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Rosemary Stewart, 1970-2003

Rosie Stewart (née Gallagher) passed away on 16 August 2003 from cancer, aged just 33.

Rosie was born in Derry on 19 February 1970. She was educated at Thornhill College and Leicester University, graduating in 1991 with a BSc (Hons) in Geophysics. She took employment in Belfast as a geophysicist with a construction engineering firm, eventually moving into site investigation. In 2001 Rosie spent nine months as Resident Engineer in charge of the site investigation for the Galway County Water Scheme. Following this long stint of on-site work she decided to take a position as Contracts Manager with a pipe rehabilitation firm, close to her new home in Banbridge, Co. Down.

It was shortly after taking on her new role in early 2002 that Rosie was diagnosed with breast cancer and a punishing regime of surgery, chemotherapy and radiotherapy ensued. Despite suffering terrible sickness as a result of the chemotherapy Rosie insisted on returning to work during the weeks between treatments. She was determined that no one should know about her illness as she did not want to be pitied. Her resilience was further proved when she attended hospital for radiotherapy during lunch hours.

It was while at university that Rosie was introduced to the sport of women’s rugby. She took immediately to it and became one of the founding players of the sport in Ulster. Rosie’s drive, enthusiasm and natural leadership ability led to her becoming one of the main movers behind the game in Ireland. She played for Ulster Women for several years and eventually received four caps for the Irish Women’s side in 2000. Following her retirement from the game Rosie remained very active on the committee of the Ulster Women’s team and her club side, Cooke WRFC.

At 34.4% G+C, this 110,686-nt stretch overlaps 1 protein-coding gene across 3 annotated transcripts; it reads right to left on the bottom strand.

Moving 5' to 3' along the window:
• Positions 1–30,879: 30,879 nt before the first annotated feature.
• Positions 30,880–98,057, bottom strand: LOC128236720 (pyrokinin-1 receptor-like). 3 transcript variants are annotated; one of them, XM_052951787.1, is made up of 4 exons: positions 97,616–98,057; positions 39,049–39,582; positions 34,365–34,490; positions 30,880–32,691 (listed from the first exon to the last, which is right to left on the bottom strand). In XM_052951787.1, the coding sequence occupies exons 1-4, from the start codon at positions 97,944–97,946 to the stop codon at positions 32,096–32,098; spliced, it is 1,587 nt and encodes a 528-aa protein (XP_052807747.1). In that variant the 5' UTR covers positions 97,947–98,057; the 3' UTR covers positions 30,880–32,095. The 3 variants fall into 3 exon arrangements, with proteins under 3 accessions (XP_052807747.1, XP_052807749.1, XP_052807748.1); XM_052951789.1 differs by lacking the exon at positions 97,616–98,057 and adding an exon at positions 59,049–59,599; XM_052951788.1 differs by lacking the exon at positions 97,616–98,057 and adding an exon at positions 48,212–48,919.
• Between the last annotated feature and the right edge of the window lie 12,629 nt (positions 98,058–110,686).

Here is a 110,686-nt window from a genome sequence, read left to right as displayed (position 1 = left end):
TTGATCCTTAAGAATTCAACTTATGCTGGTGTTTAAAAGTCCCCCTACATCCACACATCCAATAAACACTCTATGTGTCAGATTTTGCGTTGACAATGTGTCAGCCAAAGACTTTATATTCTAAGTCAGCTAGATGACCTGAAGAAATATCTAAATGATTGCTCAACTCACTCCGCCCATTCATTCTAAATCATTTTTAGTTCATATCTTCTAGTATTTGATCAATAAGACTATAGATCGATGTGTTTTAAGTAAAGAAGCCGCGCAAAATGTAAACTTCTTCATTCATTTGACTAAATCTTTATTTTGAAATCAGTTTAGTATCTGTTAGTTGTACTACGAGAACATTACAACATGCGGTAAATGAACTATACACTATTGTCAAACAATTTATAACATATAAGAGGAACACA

It was through rugby that she met Adrian Stewart. Together since 1992 they were planning their marriage for summer 2002 when Rosie received her diagnosis. The wedding was brought forward to allow Rosie to start chemotherapy a few days after the ceremony.

Rosie’s inspirational character again came to the fore when, six months after chemotherapy, she completed a 500 length swim to raise money for her local Action Cancer group.

Unfortunately, in August 2003, tests revealed widespread secondary cancer, to which Rosie succumbed two weeks later. In those two weeks her courage was inspirational. The few tears that were shed were shed for her husband and family, not for herself.

The warmth of Rosie’s personality cannot be overstated. To meet her once was to feel like you had known her all your life. Her huge, ever-present and infectious smile won over everyone she encountered. She had a gift for making people feel special without really trying. This was reflected in the huge turn out at her funeral, which included members of the rugby fraternity from all over Ulster and Ireland and three of Ireland’s World Cup squad. The common consensus was that Rosie had crammed more living into her short life than most manage to fit into twice the span.

Adrian Stewart